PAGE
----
Color Blindness in Boys

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Color blindness affects a lot of boys.

In fact, 1 in 12 males are color blind. They perceive color differently than most humans. Some see shades of tan instead of vivid reds and greens. Some see life in black, white, and grey. Many don’t realize that they see things differently than their peers, teachers, and parents. And many parents and teachers don’t realize that their boys are colorblind – which can lead to unnecessary learning complications and affect boys’ learning.

Signs of Color Blindness

Jessica Fleming, a writer & mom of 4 sons (currently age 9, 7, 5, and 5), first realized her 7-year-old son’s vision was different when she asked her boys to sort the books in her office by color. After a few minutes, her oldest son declared, “Everett doesn’t know his colors!” and pointed out a couple out-of-place books, including a pink tome. Further questioning revealed that her second-grade son was as confused by his “mistakes” as the rest of his family.

Then Jessica remembered that she had an uncle who was colorblind. She found a color blindness test online, administered it to her son, and learned he has a vision deficiency. A follow up visit to an ophthalmologist revealed that her son has a red/green vision deficiency, the most common kind of color blindness. To him, red and green look virtually the same — almost like a khaki brown.

Some kids who are colorblind don’t like art — so pay attention and dig a little deeper if your son avoids (or complains about!) art activities. (P.S. Sam, Jen’s son, is not colorblind!)

Unfortunately, color blindness is often not diagnosed until a child is in middle school. Some people are adults when they first realize they are color blind.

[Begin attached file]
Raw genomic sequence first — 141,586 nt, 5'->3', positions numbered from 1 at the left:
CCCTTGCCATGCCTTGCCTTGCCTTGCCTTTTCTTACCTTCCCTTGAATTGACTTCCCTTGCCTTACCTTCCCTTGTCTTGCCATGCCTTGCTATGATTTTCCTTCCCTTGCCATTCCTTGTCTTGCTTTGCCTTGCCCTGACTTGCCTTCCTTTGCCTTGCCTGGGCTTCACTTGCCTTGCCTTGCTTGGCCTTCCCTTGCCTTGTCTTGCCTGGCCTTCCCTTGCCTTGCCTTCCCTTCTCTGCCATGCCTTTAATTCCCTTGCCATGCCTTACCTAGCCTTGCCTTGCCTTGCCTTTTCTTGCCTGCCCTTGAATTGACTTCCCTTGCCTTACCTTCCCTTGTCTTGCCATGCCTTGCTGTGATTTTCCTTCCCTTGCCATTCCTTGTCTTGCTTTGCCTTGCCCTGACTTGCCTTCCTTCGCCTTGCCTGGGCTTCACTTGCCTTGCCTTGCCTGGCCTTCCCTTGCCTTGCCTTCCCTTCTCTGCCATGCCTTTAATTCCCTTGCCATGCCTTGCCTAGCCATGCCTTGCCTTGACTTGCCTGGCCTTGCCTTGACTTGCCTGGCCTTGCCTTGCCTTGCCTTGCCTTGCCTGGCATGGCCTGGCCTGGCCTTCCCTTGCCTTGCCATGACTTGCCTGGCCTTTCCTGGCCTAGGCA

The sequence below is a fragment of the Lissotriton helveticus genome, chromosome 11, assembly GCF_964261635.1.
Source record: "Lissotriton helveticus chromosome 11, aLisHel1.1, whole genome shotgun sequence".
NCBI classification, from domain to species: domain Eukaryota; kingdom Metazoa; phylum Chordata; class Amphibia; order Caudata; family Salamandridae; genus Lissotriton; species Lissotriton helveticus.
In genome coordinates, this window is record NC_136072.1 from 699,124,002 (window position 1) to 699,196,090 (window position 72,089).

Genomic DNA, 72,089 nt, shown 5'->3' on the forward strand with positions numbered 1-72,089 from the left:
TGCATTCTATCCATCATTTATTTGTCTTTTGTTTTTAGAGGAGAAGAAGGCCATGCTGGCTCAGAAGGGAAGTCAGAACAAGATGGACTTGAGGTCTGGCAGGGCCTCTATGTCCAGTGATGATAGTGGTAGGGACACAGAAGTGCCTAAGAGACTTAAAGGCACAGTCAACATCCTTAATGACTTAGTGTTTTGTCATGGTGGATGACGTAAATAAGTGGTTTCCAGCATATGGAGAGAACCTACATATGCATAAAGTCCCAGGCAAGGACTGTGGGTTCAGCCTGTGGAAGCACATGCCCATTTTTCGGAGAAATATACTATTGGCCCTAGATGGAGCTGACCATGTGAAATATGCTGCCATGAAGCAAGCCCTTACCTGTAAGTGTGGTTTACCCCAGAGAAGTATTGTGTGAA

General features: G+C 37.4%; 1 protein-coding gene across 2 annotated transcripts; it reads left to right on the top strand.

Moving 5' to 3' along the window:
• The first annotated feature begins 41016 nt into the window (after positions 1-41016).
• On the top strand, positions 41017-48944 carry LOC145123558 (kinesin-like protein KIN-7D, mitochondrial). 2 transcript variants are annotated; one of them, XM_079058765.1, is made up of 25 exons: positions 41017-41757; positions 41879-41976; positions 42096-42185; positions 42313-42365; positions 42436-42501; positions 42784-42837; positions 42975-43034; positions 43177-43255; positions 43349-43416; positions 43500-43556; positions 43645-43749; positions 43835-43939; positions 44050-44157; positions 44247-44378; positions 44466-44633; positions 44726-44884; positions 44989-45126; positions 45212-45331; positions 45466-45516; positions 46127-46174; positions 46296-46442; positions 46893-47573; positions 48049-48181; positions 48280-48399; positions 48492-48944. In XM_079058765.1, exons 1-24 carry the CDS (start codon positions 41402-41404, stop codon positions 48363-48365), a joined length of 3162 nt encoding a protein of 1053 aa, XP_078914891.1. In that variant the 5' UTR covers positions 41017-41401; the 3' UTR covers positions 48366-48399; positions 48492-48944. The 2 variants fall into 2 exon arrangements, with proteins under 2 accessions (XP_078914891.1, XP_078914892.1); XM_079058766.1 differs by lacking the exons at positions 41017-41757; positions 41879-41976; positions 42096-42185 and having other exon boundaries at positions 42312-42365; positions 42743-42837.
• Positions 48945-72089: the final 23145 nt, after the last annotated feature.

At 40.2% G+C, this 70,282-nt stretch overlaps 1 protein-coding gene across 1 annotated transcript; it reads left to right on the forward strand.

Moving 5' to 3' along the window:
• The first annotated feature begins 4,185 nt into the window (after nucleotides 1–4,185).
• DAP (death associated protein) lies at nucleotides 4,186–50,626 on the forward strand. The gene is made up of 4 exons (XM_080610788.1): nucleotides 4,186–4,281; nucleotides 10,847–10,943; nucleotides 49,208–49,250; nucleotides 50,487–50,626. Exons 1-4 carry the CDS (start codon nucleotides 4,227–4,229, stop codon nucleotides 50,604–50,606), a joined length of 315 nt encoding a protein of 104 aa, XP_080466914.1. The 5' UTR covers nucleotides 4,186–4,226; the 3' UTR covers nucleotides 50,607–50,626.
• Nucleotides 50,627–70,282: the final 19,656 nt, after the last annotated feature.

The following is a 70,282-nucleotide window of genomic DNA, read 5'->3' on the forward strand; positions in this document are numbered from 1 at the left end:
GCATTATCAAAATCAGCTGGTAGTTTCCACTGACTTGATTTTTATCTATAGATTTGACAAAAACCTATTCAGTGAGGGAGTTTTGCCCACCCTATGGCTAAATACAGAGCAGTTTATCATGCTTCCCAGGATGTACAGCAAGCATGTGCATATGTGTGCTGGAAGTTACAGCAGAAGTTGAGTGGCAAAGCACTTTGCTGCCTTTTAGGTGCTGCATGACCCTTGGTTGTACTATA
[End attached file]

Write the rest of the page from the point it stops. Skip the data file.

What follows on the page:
How Color Blindness Affects Boys’ Education

Contrary to popular belief, color blindness can affect quality of life. Early childhood and elementary school education depends heavily on color cues and visual processing, so kids who are colorblind may struggle in school. Many children who are colorblind are in special ed classes – perhaps because they couldn’t see and access information as easily as their peers.

If you suspect (or know) that your son is colorblind, tell his teachers ASAP. Simple accommodations, such as printing things in black-and-white instead of color, can help him. Ensuring a high contrast between print and background colors is also helpful. Another: Instead of color-coding maps and graphs, use patterns, such as polka dots and stripes. Be sure art supplies are labeled with the color name. Color vision-correcting glasses are also available.

Kids who are color blind are also eligible for a 504 plan.

Testing Can Easily Detect Color Blindness

Only 11 states test for colorblindness during vision screenings at school, even though the test is non-invasive, cheap, and easy to administer. Jessica recommends administering an online screening test to all kids.

In this episode, Jen, Janet, & Jessica discuss:
  • Signs and symptoms
  • Types of color blindness
  • Testing for color blindness
  • Genetics of color blindness
  • Adaptations to help kids who are color blind
  • Advocating for color blind kids
Links we mentioned (or should have) in this episode:

Countless Kids are Colorblind – and Don’t Know About It. Here’s How to Help — Jessica’s Washington Post article

Roanoke City Schools Discover Hundreds of Students May be Color Blind

Enchroma online color blindness test

Myths & Misconceptions About Boys — previous ON BOYS episode with Jessica

Boy Moms as Boys Advocates — ON BOYS episode with Gemma Gaudette


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